Rousseau, Théodore

Rousseau, Théodore ro͞osōˈ [key], 1812–67, French landscape painter; leader of the Barbizon school. He first received recognition in the Salon of 1848 and was commissioned by the state to paint his Sortie de la forêt de Fontainebleau (Louvre). Thereafter he enjoyed a modest success and lived simply in Barbizon near his friend J. F. Millet. Rousseau's landscapes are grave and full of a deep love of solitude. He is best represented in the Metropolitan Museum and in the Louvre.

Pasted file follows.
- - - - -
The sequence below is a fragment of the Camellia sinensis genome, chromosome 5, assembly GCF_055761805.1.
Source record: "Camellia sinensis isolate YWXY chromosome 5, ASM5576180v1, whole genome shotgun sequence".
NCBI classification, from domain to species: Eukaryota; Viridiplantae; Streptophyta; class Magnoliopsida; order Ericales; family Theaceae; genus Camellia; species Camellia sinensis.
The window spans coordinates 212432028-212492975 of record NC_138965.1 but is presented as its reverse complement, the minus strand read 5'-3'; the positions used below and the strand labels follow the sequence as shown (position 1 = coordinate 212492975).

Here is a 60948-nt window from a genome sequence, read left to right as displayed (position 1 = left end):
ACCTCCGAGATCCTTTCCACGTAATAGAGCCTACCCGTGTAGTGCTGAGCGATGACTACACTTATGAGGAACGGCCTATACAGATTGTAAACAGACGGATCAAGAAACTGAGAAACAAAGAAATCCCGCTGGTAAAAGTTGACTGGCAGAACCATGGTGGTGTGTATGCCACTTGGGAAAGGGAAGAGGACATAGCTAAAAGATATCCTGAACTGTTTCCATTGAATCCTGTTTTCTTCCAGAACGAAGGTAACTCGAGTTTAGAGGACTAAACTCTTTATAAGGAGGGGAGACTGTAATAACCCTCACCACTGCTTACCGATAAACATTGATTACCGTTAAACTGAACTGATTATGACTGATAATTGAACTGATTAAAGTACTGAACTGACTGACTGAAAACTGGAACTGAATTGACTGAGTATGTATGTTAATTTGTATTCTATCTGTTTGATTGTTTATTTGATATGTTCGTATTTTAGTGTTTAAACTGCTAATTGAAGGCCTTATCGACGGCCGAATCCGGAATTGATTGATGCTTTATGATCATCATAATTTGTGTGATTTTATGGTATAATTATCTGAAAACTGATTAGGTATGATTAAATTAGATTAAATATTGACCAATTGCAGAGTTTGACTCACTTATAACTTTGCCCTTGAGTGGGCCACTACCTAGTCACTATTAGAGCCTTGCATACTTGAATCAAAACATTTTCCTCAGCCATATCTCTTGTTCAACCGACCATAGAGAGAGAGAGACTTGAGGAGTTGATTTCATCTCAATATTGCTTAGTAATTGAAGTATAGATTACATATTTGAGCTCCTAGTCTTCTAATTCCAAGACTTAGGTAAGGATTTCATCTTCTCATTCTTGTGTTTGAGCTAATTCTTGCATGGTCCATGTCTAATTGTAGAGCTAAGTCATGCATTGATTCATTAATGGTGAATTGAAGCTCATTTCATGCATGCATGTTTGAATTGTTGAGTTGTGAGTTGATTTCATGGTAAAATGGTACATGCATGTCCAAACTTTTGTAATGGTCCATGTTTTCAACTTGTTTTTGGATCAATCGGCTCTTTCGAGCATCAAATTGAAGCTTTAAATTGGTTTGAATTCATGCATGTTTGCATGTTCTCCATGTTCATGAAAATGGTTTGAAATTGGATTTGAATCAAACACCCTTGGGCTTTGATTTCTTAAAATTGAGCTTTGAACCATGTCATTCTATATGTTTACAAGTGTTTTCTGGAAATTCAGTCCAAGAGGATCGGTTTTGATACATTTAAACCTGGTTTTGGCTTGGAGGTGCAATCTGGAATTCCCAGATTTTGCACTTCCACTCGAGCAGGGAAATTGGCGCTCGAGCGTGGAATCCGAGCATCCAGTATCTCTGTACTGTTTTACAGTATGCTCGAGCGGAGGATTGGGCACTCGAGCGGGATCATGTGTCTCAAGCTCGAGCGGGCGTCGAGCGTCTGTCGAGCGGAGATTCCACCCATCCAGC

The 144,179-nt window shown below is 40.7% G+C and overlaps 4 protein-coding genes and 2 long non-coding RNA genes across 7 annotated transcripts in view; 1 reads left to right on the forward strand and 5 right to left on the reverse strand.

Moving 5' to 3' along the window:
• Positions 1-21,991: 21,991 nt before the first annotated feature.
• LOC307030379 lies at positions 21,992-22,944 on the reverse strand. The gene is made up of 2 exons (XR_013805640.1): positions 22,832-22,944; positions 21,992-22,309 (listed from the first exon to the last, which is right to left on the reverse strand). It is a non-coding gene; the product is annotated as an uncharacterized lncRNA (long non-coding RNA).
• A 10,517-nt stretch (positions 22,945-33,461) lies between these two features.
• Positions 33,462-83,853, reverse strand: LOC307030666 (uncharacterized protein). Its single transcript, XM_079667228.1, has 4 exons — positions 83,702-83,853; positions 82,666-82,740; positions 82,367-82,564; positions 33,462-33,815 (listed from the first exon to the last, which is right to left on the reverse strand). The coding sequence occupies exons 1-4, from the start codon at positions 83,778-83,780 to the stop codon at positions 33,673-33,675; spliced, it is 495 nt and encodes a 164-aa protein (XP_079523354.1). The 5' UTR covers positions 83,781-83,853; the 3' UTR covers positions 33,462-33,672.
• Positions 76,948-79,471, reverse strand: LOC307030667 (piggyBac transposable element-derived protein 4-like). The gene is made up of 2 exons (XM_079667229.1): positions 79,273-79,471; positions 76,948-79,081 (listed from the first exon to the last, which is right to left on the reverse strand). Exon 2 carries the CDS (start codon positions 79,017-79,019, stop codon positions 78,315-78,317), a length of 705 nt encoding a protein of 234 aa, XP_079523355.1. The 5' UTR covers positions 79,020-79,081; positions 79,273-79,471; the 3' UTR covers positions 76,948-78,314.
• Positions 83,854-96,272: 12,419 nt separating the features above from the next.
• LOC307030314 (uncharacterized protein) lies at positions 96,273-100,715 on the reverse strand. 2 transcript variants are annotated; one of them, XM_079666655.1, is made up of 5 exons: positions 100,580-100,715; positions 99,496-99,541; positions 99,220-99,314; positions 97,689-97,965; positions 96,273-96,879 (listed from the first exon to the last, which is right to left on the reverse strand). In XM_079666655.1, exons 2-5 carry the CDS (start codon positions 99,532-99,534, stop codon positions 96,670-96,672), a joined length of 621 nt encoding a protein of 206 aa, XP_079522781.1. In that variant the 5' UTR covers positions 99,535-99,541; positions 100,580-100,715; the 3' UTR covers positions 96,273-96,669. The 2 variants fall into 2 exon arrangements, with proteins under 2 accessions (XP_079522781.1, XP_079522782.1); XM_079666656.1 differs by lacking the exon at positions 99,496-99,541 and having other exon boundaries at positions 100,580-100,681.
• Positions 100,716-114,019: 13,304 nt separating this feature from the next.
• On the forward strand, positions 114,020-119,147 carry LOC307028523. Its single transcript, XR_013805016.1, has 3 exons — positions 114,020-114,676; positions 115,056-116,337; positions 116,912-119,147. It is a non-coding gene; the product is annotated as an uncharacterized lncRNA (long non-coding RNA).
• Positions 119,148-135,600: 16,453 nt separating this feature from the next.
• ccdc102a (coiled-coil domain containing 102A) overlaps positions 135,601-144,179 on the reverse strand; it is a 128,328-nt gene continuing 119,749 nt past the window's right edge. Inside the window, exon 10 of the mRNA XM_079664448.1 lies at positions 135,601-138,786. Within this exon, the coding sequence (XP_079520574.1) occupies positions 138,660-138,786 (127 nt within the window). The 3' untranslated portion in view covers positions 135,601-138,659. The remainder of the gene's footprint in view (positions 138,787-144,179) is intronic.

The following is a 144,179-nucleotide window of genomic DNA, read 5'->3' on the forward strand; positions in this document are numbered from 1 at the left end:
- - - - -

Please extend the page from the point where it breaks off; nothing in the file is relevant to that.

The Columbia Electronic Encyclopedia, 6th ed. Copyright © 2024, Columbia University Press. All rights reserved.

See more Encyclopedia articles on: European Art, 1600 to the Present: Biographies